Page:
Wedding oranist takes part in hundreds of strangers’ special days

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Written by Taija Velasquez

James Johnson was just 13 years old when a friend told him it was important that he played at her wedding.
“She thought in the future I would be a very important musician,” said Johnson, who started playing at age 3.
From that point on, Johnson, professor of music at UNO, has played at hundreds of weddings, but he said you don’t realize how special a wedding really is until it’s your own.
“In the days before I was married myself, it was just a job to me. I really didn’t like to play for weddings that much, and I just sort of thought it was a bunch of silliness and people got all sentimental and stuff, until I got married.”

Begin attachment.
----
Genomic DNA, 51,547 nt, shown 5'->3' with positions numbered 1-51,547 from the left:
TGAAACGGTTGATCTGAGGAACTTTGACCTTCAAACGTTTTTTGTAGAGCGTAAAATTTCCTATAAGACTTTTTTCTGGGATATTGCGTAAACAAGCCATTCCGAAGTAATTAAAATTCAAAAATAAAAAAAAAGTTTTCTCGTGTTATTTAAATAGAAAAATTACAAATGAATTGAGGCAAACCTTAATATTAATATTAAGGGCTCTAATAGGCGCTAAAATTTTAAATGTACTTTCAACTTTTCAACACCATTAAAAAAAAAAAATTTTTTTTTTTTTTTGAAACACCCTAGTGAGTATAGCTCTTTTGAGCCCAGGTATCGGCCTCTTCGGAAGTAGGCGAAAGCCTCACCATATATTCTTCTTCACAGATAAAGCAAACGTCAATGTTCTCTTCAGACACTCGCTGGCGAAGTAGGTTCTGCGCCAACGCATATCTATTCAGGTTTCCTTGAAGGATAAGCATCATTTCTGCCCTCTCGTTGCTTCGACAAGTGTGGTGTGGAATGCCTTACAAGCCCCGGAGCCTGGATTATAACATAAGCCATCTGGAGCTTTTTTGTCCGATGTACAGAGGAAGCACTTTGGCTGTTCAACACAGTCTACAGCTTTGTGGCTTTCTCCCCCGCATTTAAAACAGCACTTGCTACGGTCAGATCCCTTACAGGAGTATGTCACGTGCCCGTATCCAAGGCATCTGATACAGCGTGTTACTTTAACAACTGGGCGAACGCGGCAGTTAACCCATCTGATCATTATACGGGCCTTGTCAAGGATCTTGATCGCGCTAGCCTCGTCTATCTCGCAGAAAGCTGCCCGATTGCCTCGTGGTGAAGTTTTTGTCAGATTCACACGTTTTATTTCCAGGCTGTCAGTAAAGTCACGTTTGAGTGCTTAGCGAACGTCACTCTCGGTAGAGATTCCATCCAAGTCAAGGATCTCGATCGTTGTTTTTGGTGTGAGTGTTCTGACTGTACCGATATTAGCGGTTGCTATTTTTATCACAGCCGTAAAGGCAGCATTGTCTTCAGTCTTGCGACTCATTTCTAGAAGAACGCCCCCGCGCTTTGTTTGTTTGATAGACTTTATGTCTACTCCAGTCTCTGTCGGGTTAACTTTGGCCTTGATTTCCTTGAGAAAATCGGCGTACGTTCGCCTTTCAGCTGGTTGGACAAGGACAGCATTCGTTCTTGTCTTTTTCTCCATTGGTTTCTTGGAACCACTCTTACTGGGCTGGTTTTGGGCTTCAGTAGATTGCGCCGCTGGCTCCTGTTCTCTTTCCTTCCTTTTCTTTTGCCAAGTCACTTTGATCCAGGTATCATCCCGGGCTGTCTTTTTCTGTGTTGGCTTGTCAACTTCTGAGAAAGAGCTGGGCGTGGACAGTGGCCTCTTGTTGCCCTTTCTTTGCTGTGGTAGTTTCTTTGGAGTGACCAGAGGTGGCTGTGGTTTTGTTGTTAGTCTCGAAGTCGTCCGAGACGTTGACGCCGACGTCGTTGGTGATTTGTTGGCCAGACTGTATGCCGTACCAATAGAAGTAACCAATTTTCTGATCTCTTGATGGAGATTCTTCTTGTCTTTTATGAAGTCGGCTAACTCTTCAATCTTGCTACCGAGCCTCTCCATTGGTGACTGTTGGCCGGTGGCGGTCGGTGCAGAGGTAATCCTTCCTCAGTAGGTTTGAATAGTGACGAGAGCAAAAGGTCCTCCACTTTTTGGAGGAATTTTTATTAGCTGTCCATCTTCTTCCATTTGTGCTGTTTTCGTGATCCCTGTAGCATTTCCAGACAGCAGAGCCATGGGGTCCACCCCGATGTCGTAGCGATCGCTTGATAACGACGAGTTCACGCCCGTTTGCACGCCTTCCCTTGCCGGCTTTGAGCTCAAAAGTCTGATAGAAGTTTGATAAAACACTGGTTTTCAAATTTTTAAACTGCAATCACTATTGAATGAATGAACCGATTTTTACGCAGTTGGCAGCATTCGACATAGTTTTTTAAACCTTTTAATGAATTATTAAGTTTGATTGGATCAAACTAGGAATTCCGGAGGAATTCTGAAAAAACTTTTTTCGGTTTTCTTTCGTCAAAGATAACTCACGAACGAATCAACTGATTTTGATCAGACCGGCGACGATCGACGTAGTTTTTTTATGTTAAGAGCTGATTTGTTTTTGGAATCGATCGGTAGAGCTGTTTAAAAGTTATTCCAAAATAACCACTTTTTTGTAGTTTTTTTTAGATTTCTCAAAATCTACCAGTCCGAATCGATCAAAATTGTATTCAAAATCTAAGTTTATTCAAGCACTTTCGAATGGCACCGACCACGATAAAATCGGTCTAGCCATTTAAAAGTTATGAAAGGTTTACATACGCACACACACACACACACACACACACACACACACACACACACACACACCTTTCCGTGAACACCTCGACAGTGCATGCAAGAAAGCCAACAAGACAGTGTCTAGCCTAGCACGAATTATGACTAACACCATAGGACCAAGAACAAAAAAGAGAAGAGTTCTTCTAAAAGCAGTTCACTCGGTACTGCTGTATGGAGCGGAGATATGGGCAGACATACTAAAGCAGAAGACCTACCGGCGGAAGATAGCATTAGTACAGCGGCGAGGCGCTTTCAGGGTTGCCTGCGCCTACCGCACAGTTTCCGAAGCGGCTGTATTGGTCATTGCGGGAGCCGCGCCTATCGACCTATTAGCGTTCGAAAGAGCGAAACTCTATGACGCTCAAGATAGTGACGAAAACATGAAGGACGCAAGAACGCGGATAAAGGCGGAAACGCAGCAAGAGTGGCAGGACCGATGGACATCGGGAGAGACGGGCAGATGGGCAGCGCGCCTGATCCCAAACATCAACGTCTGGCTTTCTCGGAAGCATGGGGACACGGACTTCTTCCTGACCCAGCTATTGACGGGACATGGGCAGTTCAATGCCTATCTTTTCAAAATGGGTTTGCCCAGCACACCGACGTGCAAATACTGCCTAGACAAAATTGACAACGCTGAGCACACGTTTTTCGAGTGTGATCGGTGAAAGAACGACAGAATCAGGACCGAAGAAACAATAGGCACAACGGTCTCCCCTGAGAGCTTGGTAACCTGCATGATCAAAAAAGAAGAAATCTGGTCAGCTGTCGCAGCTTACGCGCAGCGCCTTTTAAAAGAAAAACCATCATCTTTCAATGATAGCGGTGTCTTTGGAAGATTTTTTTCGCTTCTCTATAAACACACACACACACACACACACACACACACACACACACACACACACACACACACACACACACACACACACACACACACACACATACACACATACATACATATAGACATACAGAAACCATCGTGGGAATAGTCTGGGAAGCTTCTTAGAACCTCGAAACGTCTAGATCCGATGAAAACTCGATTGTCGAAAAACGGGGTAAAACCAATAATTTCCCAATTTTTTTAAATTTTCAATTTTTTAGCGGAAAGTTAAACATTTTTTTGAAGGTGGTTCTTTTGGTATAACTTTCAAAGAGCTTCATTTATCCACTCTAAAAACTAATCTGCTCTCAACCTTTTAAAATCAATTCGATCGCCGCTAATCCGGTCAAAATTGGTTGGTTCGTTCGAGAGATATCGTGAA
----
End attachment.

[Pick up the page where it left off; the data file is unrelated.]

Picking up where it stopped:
Johnson said he was surprised by the way he felt at his own wedding. “I’ve been out in front of audiences a lot in my career as a pianist. Usually they are just sitting there expressionless. But when I walked out at my wedding, the church was full, my parents were sitting in the front row and there were all these people who loved us. They were just beaming. They were so happy.”
He now understands the significance weddings hold. “I really invested more in it when I played for weddings after that time, and I must have played for hundreds of weddings before I got married myself.”
Forty years later, Johnson is still playing at different venues in the area. He said organists, to be functional at weddings, must get to the point where they are proficient enough to sight read hymns and play services in a church.
“When I first started out at St. Paul, I played at a lot of fraternity and sorority weddings. The church would be full of people I’ve never seen before, and they were usually very rowdy.”

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